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The Vermont Senate declined to confirm Education Secretary Zoie Saunders. She'll serve anyway

A woman wearing a blue blazer stands at a podium and speaks into microphones
Sophie Stephens
Vermont Public
Zoie Saunders at a press conference where her appointment as Vermont education secretary was announced at the Statehouse in Montpelier on March 22, 2024.

In a rebuke to Gov. Phil Scott amid a time of turmoil for Vermont’s schools, the state Senate on Tuesday declined to confirm Zoie Saunders as secretary of education.

But she will serve anyway. Within minutes of the chamber's vote, Scott released a statement announcing that he would appoint her to serve in the role in an interim capacity — a move that circumvents the Senate's confirmation process.

“I’m confident she is the leader we need as we move forward," the Republican governor wrote.

Tuesday’s 19-9 vote did not fall completely along party lines. Three Democrats — Sens. Brian Campion, Dick Sears and Bobby Starr — voted to support the nominee. The Senate’s 18 remaining Democrats and lone Progressive voted against her. Six Republicans voted for her, and one was absent. (The 30-member chamber is down one member since Sen. Dick Mazza, a Democrat, stepped down for health reasons.)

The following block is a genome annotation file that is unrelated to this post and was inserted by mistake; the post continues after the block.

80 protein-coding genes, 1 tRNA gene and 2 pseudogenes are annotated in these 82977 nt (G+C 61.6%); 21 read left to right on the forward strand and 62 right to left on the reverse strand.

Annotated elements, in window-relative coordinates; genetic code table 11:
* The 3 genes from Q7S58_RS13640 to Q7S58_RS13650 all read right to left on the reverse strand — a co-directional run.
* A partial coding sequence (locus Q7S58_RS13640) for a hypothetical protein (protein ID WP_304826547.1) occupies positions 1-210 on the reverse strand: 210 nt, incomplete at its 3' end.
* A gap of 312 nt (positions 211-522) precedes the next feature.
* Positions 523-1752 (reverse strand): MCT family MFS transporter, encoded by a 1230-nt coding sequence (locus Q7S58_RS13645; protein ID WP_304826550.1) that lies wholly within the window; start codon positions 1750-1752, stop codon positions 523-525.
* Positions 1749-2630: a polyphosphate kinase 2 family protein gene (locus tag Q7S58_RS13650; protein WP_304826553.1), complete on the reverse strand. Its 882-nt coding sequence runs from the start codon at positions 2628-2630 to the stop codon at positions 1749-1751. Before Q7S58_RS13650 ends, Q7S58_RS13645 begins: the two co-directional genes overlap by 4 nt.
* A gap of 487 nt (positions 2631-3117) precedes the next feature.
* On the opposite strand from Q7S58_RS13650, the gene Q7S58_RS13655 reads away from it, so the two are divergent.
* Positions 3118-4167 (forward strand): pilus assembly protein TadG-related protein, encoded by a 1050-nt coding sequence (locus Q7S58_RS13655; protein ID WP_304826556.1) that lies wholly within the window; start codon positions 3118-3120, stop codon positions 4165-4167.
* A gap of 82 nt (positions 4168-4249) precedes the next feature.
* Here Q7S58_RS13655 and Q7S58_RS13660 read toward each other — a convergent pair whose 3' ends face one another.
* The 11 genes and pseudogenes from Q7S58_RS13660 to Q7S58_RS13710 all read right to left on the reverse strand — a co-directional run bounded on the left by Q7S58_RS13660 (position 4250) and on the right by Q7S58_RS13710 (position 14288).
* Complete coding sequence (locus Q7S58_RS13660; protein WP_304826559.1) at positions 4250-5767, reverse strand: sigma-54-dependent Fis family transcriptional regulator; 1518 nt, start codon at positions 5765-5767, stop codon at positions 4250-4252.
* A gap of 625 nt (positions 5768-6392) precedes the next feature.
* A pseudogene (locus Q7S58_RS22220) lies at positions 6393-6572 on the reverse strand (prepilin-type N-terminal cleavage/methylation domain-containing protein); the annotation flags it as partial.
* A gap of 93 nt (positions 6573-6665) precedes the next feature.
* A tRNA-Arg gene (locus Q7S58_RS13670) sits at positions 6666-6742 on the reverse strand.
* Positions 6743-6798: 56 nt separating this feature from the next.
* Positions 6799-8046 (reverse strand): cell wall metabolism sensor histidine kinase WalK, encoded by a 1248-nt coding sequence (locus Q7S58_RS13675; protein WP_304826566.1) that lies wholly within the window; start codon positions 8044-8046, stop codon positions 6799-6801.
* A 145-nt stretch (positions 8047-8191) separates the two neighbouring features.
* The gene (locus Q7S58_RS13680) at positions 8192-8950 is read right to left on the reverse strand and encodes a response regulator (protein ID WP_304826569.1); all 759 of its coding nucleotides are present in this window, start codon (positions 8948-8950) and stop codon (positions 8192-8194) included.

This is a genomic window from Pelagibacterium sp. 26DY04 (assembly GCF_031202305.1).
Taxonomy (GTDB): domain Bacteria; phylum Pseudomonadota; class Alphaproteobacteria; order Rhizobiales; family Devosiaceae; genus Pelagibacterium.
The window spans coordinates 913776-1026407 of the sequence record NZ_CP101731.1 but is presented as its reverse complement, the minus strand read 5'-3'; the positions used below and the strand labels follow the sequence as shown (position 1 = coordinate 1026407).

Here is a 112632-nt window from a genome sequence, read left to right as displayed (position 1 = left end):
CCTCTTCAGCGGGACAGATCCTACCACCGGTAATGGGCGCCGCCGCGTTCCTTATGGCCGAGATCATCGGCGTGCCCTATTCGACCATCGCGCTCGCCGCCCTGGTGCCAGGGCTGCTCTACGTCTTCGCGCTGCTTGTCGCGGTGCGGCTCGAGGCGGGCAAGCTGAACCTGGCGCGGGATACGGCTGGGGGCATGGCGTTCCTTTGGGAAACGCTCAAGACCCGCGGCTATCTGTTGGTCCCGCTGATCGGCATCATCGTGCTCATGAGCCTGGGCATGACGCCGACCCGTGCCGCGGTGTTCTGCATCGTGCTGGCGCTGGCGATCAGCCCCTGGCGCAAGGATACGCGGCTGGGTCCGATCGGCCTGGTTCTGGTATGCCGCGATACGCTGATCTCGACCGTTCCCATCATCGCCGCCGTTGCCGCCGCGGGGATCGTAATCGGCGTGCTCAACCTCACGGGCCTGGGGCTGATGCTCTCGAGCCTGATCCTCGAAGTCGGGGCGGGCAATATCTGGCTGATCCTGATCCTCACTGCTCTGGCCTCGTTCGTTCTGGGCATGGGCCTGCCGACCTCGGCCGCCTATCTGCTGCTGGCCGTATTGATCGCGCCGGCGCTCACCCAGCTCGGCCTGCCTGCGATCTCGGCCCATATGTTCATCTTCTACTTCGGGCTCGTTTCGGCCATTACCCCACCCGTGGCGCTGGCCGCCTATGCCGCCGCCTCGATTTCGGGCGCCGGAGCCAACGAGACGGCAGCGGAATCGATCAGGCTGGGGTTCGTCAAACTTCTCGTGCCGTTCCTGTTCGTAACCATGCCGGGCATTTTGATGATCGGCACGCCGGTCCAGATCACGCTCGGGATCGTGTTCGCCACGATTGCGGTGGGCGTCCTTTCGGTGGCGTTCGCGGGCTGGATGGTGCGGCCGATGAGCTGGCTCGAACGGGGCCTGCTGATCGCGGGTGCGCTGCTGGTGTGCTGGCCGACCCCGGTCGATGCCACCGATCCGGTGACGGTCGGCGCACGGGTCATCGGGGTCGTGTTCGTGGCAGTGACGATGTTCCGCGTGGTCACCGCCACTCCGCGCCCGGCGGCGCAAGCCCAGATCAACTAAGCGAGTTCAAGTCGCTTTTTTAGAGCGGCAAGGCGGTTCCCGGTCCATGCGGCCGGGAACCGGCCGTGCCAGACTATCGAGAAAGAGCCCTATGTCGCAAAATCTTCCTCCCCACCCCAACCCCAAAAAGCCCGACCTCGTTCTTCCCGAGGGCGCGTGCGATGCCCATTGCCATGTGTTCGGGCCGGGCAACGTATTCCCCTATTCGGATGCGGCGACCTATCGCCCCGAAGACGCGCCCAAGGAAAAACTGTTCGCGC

A man wearing a suit and glasses stands to speak. Behind him are two pieces of green-upholstered furniture
Sophie Stephens
Vermont Public
Vermont Senate President Pro Tempore Phil Baruth, D/P-Chittenden, speaks before a Senate vote on whether to confirm Education Secretary Zoie Saunders on Tuesday, April 30. Baruth voted against Saunders. Amid controversy, Baruth said, "the behavior of the 30 senators here has been exemplary, in my opinion."

While gubernatorial appointments are subject to Senate confirmation, the chamber is usually highly deferential to the executive branch, and the process is nearly always pro-forma. But in the five weeks since theRepublican governor announced that he had picked Saunders to be the state’s education secretary, virtually the entire public school establishment had come out against her appointment.

Her critics had homed in on her nearly seven years at Charter Schools USA, a for-profit charter school management company based out of Florida, and argued her scant experience working in traditional public schools made her unqualified for the secretary’s job. Saunders also worked for the city of Fort Lauderdale as its chief education officer for almost five years, and most recently served as chief strategy and innovation officer for Broward County Public Schools, a post she only held for three months.